By Charles Clough
Advocates of climate change alarm, like those meeting in Paris this week at the United Nations’ “COP21” climate summit, constantly sing the refrain that skeptics of dangerous manmade global warming are all funded by evil fossil fuel corporations.
That certainly does not represent the meteorological community in which I have worked for the past 40+ years.
The blunt fact is that funding for the view that man is the primary cause of climate change is hundreds of times greater than funding for those of us within the science community who argue otherwise. Most of us so-called “deniers”—a pejorative slogan that is the old “strawman fallacy”—are self-funded or volunteers.
Here are the logical arguments—not the political slogans that dominate the culture:
- The current warming of the past 150 years is NOT unprecedented. There have been similar periods in the past 2000 years of documented history none of which could have been caused by fossil fuel emissions, since they didn’t exist then.
- We “deniers” clearly are NOT denying global warming over the past 150 or even 50 years. What we are denying is that man is the dominant cause of GW—something impossible to confirm if one doesn’t know the natural causes of previous warming in at least a semi-quantitative way, which at this time we do not know.
- All the climate models are over-predicting warming. This appears to be because the models are amplifying the CO2 warming effect by assuming that water vapor has a positive feedback—an assumption that has NOT been clearly shown.
- There is no evidence that extreme weather events have increased in frequency or magnitude during the past century of record-keeping, let alone that any such increase would have been caused by global warming, let alone by the specifically human contribution to that warming.
- CO2 is plant food, not a pollutant, and as it has increased, satellite data show an increase in plant growth, not a decline. That means more food, not less, for animals and people alike. All greenhouse owners know why, because they deliberately inject CO2 into their greenhouses to make the plants grow faster.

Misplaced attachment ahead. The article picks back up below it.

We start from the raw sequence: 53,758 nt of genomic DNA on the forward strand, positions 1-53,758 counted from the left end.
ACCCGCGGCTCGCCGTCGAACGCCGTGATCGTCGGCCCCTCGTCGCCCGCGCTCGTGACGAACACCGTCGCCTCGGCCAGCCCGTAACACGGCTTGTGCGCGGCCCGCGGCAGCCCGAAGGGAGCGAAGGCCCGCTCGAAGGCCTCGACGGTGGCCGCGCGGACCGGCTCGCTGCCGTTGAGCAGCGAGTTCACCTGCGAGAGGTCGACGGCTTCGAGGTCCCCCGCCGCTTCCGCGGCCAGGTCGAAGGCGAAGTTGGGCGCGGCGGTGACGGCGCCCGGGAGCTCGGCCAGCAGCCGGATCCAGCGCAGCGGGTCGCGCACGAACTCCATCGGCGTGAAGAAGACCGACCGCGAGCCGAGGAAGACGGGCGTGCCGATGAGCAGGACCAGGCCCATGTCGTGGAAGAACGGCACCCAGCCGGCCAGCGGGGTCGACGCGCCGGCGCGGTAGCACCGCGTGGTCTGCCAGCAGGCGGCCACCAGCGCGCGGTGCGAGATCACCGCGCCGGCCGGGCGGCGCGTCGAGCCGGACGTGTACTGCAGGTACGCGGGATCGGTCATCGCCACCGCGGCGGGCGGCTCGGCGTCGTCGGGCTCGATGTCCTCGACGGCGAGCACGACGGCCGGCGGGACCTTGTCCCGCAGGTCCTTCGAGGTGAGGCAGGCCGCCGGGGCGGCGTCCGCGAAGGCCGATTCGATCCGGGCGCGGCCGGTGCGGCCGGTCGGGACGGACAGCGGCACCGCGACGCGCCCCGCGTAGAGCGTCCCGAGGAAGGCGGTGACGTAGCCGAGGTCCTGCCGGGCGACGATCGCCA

- What is happening funding wise is exactly what Eisenhower predicted in his famous 1961 Farewell Speech that most folks remember from his comments about the “military-industrial complex.” What most folks don’t realize is that only a few paragraphs later he also mentioned the incestuous relationship between scientific research and federal funding. He warned that instead of the classical scientific activity of curiosity-driven work, the nation would have to face a politically driven scientific effort that takes on a life of its own. I can speak knowledgeably about this dynamic since I was involved while working in the Department of Defense in transferring funds to the major federal research center for atmospheric science.
- Finally, the powerful Christian ethical objection to what world leaders seem to be doing in Paris is that curtailing fossil fuel usage prior to a replacement that is equally widely available, low-cost, and capable of consistent energy production (in contrast to wind and solar) will escalate energy costs. That will hurt the poor most of all, suppressing undeveloped cultures (that we evangelicals spend millions trying to help become productive) from rising out of poverty, leaving them to burn dung, drink foul water, and chop down valuable forest resources.
Every major choice has risk and reward. The public debate about global warming so far has considered only the risk of “doing nothing,” but not the risk of doing a global suppression of the best available cheap energy source.
That’s why, along with several hundred other scientists and growing numbers of laymen, I’ve signed An Open Letter on Climate Change to the People, their Local Representatives, the State Legislatures and Governors, the Congress, and the President of the United States of America, and why thousands are signing a brief petition, Forget “Climate Change,” Energy Empowers the Poor.
Charles Clough is a meteorologist, Retired Chief of the US Army Atmospheric Effects Team at Aberdeen Proving Ground, and a pastor and theologian.
The opinions expressed by columnists are their own and do not necessarily represent the views of Barb Wire.